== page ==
Uncertainty about the future of the eurozone is killing off a UK economic recovery already threatened by high oil prices and Britain’s debt burden, says the Chancellor George Osborne.
“Decisions taken over the next few months could determine the economic future of the whole European continent for the next decade and beyond,” he warns.
The risks for us of a disorderly outcome (to the eurozone crisis) are huge. George Osborne, chancellor of the exchequer
Mr Osborne stresses that a resolution of the eurozone crisis is in Britain’s interests. Europe is the UK’s biggest export market, he says, and “the risks for us of a disorderly outcome are huge”.
For the eurozone to emerge from the current crisis, he suggests it needs to follow the “remorseless logic” of monetary union towards much greater fiscal integration – precisely the reason why he has in the past campaigned against UK membership of the euro.
At the same time, the chancellor states that an integrated single market, including in financial services, is in Britain’s and Europe’s interests – “But the rules that govern it must continue to be determined by all 27 members of the EU.”
Shadow Chancellor Ed Balls said Mr Osborne could not blame the eurozone’s problems for his mistakes in handling the UK economy.
“It’s deeply complacent and out of touch for George Osborne to blame Europe for a double-dip recession made in Downing Street,” he said. “He will fool nobody with these increasingly desperate excuses.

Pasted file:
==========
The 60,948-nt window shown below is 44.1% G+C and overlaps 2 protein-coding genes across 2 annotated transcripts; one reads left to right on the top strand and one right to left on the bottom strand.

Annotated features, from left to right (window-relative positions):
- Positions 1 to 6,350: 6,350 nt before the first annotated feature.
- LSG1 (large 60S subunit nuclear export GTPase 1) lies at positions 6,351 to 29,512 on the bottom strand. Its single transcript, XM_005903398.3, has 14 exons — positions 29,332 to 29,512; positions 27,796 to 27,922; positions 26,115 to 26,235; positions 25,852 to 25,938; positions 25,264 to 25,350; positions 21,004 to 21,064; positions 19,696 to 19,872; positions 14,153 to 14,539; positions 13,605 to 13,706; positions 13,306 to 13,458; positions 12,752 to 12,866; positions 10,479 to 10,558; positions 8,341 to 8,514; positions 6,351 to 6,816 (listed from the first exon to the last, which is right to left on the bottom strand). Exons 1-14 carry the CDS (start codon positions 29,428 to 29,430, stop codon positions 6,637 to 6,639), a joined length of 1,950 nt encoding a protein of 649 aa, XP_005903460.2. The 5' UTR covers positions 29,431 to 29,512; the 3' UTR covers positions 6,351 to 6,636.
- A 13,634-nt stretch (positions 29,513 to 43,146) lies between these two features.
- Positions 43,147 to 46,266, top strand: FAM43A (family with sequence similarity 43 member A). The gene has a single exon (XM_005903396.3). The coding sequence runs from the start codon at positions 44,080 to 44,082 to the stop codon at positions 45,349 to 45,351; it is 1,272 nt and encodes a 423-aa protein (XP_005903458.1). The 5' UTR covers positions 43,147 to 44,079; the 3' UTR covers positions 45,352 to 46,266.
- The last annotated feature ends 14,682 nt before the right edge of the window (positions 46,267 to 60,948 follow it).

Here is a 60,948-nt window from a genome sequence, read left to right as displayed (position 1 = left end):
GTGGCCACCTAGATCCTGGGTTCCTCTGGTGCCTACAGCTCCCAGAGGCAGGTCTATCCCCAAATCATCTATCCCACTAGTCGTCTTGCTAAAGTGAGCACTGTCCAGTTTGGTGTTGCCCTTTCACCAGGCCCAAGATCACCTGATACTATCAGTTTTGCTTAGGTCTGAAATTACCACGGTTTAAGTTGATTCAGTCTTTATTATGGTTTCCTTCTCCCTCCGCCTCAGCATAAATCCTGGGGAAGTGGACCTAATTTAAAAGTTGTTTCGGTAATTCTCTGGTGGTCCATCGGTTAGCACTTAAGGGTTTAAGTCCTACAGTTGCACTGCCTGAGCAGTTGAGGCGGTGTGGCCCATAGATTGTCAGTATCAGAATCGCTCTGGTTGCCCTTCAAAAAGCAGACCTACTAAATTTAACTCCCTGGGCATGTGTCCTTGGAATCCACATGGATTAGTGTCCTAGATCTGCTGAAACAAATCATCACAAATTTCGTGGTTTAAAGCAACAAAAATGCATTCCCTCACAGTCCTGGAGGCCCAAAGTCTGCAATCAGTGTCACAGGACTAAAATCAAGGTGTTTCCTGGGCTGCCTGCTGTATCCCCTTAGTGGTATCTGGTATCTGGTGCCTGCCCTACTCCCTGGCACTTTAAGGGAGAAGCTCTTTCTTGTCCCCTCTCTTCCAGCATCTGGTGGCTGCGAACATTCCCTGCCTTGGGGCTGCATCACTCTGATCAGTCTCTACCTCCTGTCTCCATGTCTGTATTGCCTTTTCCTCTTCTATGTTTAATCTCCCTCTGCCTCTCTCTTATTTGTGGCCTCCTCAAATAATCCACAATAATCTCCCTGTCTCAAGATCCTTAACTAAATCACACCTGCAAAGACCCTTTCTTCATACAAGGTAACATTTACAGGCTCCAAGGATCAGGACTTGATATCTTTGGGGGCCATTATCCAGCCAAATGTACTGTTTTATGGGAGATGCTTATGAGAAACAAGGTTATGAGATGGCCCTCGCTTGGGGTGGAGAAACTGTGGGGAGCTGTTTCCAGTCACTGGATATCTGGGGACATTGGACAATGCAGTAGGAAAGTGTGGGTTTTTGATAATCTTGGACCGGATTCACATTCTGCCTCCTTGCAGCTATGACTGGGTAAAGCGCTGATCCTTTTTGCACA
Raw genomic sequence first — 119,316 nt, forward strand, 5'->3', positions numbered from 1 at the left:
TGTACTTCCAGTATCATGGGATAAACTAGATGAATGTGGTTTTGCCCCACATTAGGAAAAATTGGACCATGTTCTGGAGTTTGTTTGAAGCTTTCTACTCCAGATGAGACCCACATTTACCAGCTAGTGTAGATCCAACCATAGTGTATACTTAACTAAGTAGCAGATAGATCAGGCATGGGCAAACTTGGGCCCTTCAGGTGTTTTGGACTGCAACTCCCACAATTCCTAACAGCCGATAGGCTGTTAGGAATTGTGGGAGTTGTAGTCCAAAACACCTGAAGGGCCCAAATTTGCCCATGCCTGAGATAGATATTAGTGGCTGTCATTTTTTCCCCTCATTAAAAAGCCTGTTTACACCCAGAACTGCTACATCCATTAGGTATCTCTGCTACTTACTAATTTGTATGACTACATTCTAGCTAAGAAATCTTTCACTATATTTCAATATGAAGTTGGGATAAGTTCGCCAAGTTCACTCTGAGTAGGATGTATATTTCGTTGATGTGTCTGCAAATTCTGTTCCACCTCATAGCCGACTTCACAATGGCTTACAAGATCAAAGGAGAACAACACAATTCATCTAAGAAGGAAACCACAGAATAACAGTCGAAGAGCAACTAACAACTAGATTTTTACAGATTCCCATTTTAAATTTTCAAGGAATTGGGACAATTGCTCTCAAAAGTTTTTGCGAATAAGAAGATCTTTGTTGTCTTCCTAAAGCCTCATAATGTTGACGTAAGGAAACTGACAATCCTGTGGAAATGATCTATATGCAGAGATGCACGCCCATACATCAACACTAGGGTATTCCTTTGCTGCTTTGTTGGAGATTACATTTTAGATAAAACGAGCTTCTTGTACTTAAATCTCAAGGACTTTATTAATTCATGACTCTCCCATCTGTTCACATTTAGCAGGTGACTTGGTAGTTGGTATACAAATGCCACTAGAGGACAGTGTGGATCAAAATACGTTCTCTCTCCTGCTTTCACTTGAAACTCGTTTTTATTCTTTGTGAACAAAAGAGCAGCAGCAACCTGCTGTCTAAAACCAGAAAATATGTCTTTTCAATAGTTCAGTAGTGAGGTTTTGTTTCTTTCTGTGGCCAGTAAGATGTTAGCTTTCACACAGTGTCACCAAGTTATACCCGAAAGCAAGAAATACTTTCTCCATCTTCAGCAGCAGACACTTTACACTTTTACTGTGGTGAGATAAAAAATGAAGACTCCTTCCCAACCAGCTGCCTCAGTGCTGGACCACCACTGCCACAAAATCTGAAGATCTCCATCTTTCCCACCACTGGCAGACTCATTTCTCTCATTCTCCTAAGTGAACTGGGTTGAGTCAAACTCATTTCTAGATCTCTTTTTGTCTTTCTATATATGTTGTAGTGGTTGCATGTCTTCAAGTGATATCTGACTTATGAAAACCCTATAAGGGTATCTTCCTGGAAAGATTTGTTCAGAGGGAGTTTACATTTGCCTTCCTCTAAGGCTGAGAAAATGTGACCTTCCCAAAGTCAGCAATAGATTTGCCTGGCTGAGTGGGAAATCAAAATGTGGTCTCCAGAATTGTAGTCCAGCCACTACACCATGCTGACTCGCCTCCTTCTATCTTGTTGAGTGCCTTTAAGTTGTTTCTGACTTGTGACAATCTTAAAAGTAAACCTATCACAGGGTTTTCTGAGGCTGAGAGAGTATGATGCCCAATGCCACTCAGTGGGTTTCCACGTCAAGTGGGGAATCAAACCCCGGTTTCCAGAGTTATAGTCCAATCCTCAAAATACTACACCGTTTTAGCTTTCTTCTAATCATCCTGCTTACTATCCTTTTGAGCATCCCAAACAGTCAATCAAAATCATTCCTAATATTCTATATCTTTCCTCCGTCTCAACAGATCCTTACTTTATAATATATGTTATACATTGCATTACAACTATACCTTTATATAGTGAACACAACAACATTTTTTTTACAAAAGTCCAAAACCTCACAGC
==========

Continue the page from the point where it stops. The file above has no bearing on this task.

It’s deeply complacent for George Osborne to blame Europe for a double-dip recesson made in Downing Street. Ed Balls, shadow chancellor
“Despite the eurozone crisis, Germany, France and the euro area as a whole have so far avoided recession while Britain’s recovery was choked off in the autumn of 2010.
“We urgently need a change of course and a plan for jobs and growth, here in Britain and in the eurozone… If we fail to act now, we will pay a very heavy long-term price.”
The chancellor’s article appears less than a day after it was confirmed the troubled Spanish banking sector would apply for a bailout of up to £100bn.
The focus of the eurzone crisis turned to Spain last month when the government there was forced to nationalise Bankia, the country’s fourth largest lender, as it struggled with a capital shortfall in the wake of the 2008 property crash.